Joe Osborne took the chequered flag in Race One for the #56 Tolman Motorsport McLaren to take their first win of the season, while in Race Two the #42 BMW Century Motorsport piloted by Ben Tuck and Ben Green rescued a late victory after being spun early in the race.
Victory in the #56 McLaren also driven by David Pattison exceeded expectations for Osborne.
“I’m absolutely delighted, especially when you don’t expect it at the start of the race. I always have an expectation, position that we’d be happy with and pre-race I’d have been super-happy with a top five.
“With the Safety Car and David’s start, I changed those expectations to third, a podium was on the cards and the pitstop worked out so cleanly for us. I had to bring it home, manage it, do all the boring bits and not mess up.”
After that good fortune from a Safety Car lasting almost eight minutes right up until the opening of the pit window, Osborne is hopeful that the #56’s luck is changing.
“The Safety Car brought us into contention. You get your luck, last year we lost out in the Safety Car with a huge lead, things have maybe righted themselves.
“I’d like it to be sign of things turning, bad luck is pretty boring and tends to follow you for a long time, and good luck comes and seems to disappear earlier. It definitely sets us up for a good second half of the season although it’s only the third weekend.”
After victory at Snetterton, Osborne is now expecting more of a challenge from an entry that has not started with momentum in 2018.
“It’s difficult. Success penalties with a podium stops you getting on a mega-roll for the next race, you’re shot in the kneecaps but I still haven’t changed my expectations from the start of the season to try and win the Pro/Am class and be in the mix for the top three overall. This definitely helps my predictions more than the first two weekends. Hopefully we carry this on.”
In GT4 it was a last-minute move that won the day for Century Motorsport for Ben Tuck, after teammate Green hit strife when tagged into a spin shortly before the pitstops.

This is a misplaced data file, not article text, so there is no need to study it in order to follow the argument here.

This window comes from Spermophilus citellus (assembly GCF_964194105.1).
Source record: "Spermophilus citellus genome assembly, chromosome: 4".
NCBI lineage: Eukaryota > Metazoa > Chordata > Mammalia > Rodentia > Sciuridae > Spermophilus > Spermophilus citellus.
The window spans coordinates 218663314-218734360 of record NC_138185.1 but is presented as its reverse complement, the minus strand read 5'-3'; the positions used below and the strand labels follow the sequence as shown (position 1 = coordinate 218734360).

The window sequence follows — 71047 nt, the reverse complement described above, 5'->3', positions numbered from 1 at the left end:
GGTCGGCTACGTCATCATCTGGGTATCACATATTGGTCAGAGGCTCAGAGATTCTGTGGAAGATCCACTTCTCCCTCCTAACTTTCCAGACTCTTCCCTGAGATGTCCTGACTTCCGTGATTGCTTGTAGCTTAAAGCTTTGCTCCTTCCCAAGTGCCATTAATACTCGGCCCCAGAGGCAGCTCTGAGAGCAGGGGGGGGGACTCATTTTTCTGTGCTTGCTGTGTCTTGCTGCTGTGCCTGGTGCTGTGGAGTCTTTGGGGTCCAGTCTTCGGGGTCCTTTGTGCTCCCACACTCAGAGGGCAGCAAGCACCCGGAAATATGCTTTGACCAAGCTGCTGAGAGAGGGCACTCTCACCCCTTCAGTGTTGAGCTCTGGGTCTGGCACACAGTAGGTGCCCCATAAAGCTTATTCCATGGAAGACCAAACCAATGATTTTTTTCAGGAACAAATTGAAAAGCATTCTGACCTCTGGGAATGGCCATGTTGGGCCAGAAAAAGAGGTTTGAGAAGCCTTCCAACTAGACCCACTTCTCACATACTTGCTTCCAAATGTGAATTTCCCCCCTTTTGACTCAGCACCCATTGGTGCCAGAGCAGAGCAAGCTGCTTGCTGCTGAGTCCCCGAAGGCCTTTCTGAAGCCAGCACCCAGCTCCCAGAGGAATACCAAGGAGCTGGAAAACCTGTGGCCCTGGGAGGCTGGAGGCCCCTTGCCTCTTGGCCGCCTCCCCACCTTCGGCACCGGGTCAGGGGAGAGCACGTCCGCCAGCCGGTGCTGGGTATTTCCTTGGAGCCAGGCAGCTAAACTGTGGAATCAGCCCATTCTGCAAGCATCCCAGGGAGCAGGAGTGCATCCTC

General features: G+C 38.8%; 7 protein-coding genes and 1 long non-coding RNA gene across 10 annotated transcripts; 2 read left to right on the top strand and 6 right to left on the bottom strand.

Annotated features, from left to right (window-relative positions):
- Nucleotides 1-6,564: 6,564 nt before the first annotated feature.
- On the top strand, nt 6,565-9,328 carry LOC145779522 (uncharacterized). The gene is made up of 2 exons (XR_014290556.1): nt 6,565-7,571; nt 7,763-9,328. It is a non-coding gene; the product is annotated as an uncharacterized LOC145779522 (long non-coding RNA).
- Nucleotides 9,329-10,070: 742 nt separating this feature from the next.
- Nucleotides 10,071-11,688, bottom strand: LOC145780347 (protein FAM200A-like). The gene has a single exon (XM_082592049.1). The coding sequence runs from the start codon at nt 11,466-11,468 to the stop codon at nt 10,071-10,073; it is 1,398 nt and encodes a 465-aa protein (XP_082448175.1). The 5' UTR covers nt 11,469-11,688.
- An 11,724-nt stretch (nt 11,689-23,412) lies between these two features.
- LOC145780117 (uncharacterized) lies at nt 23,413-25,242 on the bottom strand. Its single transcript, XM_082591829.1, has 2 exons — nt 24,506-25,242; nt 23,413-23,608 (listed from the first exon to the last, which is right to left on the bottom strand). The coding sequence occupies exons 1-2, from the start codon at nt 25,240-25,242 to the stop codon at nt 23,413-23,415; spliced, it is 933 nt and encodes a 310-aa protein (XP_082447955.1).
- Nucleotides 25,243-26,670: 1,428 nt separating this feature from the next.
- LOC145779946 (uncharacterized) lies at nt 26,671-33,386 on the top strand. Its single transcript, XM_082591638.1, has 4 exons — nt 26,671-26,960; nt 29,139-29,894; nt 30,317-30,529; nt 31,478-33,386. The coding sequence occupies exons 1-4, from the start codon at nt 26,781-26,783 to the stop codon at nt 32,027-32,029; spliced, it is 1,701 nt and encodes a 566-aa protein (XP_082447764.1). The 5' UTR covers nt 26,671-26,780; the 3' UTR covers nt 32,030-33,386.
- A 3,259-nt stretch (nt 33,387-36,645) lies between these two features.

“I thought that was it,” he began.
“We had three instances of contact in the first stint, worked hard to get up to the front and I kept pushing even as the car didn’t feel good after the contact, Ben did a great second half of the race.
“I am absolutely delighted, so so happy. You get spun off, in the grass, facing the wrong way and think it’s all over. You just have to keep pushing no matter what happens.”
Both men praised the two-hour sprint format in use for the final time this season in Norfolk.
Green believes that the extra race means more chances for a big result.
“The two-race format means more opportunities to do well, you can have a poor one in the first one but still dominate in the second like we did. But, a two-hour race is much harder because there’s less flexibility.”
Tuck confessed to having more motivation for the shorter races this weekend.
“The shorter races make you want it more because you have less time to get the job done. With the longer races it’s about managing tyres and looking after the car a lot more, it’s a good mix and good to have both in the championship.
BMW’s second driver was delighted with the manner of his late victory, as he took his maiden British GT win.
“The second group out was the Ams so I could pick them off a little easier, and up against the other silver cars the McLaren was struggling on the tyres at the end.
“That is one of my favourite ever moves to be honest, seeing as it got us a win in the British GT for the very first time. It’s definitely one for the memories.”
And Tuck believes there’s more to come, with the BMW outfit having improved as the season has gone on.
“Winning it late is a different buzz, definitely. It’s a great feeling anyway because this season BMW and Century have done a great job, we’ve been learning and developing a lot more and getting better and better. It’s all come out on top here this weekend, doing it right at the end does create a different buzz because you know you have to do it. It’s almost do or die.”